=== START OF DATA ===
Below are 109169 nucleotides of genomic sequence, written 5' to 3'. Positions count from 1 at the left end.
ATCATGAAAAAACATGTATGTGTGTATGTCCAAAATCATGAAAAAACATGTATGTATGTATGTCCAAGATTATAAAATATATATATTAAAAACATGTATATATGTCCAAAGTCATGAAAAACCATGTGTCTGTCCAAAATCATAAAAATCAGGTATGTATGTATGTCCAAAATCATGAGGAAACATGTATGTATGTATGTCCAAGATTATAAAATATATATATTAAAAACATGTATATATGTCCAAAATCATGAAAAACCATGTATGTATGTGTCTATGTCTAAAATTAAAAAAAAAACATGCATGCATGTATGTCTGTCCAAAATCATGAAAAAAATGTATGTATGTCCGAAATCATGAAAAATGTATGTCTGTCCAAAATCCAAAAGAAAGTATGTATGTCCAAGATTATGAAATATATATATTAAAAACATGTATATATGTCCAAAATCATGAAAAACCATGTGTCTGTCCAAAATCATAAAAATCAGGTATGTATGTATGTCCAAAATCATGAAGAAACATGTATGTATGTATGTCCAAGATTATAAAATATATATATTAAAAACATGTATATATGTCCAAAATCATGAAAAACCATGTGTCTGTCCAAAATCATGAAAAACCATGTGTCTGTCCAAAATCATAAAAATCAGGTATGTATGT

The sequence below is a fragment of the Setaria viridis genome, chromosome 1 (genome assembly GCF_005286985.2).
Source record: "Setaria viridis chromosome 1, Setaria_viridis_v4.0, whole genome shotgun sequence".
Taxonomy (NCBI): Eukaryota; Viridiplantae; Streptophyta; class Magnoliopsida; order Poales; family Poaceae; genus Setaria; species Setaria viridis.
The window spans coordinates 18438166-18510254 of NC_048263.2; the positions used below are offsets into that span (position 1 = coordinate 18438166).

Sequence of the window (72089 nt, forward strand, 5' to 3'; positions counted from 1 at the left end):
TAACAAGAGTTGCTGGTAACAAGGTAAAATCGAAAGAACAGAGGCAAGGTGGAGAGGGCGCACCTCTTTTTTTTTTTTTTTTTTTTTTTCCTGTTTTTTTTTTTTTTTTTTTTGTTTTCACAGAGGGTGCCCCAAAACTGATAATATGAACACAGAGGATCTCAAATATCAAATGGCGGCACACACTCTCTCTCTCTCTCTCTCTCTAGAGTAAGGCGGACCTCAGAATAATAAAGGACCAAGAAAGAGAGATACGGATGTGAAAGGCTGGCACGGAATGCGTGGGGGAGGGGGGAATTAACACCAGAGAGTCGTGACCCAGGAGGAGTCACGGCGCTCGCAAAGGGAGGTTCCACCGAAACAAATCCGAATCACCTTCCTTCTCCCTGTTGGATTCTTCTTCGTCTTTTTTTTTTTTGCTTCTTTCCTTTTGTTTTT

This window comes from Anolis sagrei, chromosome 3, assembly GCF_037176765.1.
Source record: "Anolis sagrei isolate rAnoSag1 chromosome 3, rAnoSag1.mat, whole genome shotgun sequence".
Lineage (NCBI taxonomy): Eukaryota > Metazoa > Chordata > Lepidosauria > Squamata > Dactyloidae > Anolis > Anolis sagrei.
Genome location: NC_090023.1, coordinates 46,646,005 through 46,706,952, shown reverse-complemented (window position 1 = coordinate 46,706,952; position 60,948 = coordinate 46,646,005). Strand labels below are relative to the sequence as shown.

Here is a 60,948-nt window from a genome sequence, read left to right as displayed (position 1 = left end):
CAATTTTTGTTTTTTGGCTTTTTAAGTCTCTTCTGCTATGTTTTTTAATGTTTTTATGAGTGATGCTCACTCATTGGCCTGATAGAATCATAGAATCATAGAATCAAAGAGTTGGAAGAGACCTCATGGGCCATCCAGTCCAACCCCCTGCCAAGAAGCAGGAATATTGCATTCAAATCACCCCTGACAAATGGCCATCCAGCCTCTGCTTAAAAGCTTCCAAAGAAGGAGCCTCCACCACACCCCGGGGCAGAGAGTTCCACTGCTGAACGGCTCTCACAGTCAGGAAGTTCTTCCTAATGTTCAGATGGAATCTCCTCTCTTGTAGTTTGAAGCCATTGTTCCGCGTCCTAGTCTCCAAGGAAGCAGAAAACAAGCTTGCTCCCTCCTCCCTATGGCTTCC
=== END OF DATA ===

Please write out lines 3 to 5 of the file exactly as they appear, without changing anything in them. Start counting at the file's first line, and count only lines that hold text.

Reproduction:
The sequence below is a fragment of the Setaria viridis genome, chromosome 1 (genome assembly GCF_005286985.2).
Source record: "Setaria viridis chromosome 1, Setaria_viridis_v4.0, whole genome shotgun sequence".
Taxonomy (NCBI): Eukaryota; Viridiplantae; Streptophyta; class Magnoliopsida; order Poales; family Poaceae; genus Setaria; species Setaria viridis.